Here’s the truth:  at Beijing in 2008 most medals and medallists came from comprehensive school backgrounds. Of 59 medal winners, 37 went to state schools, 17 went to independent schools and five had a mixture at secondary education level or they were brought up outside the UK. The total for London 2012 at the time of writing (It’s Friday teatime, for those always keen to know more about me – and who can blame them?) doesn’t look any more impressive for the independent sector, which has so far produced 20 of 68 medal winners.  I will add that this figure is boosted by the independently educated teams from sports such as rowing and equestrianism, which we in the state sector have traditionally been rubbish at and I hold up my hand to that accusation.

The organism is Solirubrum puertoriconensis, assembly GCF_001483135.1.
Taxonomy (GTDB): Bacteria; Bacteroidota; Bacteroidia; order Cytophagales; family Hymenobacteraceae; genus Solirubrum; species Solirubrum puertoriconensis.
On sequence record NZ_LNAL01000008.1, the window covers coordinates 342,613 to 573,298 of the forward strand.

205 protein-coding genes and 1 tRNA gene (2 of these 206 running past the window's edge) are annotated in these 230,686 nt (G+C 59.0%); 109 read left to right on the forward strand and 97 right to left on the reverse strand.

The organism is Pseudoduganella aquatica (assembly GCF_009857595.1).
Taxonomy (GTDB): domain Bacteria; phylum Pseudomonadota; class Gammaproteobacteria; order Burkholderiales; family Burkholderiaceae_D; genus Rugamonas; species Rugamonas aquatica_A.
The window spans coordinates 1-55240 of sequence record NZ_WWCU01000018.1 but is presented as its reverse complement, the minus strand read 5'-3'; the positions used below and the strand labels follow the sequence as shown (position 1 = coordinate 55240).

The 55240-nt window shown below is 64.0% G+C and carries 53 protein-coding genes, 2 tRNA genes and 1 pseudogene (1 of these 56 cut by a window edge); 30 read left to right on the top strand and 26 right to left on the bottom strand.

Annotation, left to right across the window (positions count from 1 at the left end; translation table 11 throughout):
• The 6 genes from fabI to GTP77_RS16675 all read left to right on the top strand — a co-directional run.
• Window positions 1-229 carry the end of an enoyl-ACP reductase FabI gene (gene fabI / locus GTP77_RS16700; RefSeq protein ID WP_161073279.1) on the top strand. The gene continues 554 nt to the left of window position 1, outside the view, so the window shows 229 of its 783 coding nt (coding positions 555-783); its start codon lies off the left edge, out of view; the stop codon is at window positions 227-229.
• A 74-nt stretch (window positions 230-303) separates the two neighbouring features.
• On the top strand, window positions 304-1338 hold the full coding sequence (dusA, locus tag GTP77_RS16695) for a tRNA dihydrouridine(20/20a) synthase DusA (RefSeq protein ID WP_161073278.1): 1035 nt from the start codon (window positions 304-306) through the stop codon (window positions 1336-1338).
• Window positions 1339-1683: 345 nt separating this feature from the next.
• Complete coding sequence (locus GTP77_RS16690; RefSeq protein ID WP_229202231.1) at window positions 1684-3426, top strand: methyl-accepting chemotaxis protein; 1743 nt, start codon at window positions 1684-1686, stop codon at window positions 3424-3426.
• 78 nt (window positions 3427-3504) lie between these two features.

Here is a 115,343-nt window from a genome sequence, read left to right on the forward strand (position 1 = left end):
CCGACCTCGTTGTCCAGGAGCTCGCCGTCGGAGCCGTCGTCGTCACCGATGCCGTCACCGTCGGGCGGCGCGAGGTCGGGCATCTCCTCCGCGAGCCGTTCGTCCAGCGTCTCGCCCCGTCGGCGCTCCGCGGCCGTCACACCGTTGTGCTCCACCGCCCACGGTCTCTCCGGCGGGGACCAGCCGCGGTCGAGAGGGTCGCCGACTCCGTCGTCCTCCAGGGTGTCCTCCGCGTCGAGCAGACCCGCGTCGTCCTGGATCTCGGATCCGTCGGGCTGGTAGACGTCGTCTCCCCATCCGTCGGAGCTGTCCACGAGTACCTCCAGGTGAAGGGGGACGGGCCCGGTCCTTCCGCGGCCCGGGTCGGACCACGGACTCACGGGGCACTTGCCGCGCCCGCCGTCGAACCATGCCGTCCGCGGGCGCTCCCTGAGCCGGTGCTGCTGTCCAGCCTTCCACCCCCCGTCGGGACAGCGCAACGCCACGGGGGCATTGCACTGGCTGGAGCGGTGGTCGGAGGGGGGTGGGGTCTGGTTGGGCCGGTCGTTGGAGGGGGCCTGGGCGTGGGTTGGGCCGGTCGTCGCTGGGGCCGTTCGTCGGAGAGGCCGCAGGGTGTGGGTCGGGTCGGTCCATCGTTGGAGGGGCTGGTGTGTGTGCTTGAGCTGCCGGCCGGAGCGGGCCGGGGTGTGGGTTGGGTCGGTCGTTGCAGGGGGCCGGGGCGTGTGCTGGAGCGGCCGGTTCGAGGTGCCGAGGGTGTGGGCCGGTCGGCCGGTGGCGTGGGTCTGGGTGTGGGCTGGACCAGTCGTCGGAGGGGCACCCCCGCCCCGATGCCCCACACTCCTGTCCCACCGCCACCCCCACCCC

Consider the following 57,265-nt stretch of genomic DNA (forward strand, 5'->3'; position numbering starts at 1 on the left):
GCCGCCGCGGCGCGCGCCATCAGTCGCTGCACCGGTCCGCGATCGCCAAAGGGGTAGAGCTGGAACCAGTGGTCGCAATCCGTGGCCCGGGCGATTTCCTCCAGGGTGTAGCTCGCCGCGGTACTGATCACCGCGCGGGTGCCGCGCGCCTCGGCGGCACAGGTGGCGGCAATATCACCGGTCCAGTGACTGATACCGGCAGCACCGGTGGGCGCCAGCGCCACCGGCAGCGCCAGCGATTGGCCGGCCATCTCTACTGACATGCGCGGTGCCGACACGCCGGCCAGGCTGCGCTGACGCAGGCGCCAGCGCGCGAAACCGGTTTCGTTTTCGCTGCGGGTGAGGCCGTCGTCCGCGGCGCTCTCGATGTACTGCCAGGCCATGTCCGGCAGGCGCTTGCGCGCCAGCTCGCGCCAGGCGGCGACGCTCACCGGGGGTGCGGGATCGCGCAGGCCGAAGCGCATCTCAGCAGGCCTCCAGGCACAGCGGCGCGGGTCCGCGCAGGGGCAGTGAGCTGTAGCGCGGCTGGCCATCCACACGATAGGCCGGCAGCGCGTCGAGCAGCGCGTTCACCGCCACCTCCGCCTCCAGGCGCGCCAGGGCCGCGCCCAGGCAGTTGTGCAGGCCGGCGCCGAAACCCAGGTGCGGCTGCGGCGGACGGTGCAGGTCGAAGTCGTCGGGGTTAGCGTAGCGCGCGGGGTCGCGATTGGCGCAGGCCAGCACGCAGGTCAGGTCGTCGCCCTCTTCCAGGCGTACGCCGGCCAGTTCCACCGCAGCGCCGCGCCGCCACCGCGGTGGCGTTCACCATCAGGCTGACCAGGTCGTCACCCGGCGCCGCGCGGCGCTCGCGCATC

David Cameron broke from the chasing pack at this point, pursued by journalists accusing him of hypocrisy, given the fact that they knew about the cuts.  Improvising brilliantly, he claimed he had approved the removal of the target of 2 hours per week of PE because – and you couldn’t have seen this one coming, so marvellous is it in its desperation – “The trouble we have had with targets up to now, which was two hours a week, is that a lot of schools were meeting that by doing things like Indian dance or whatever…”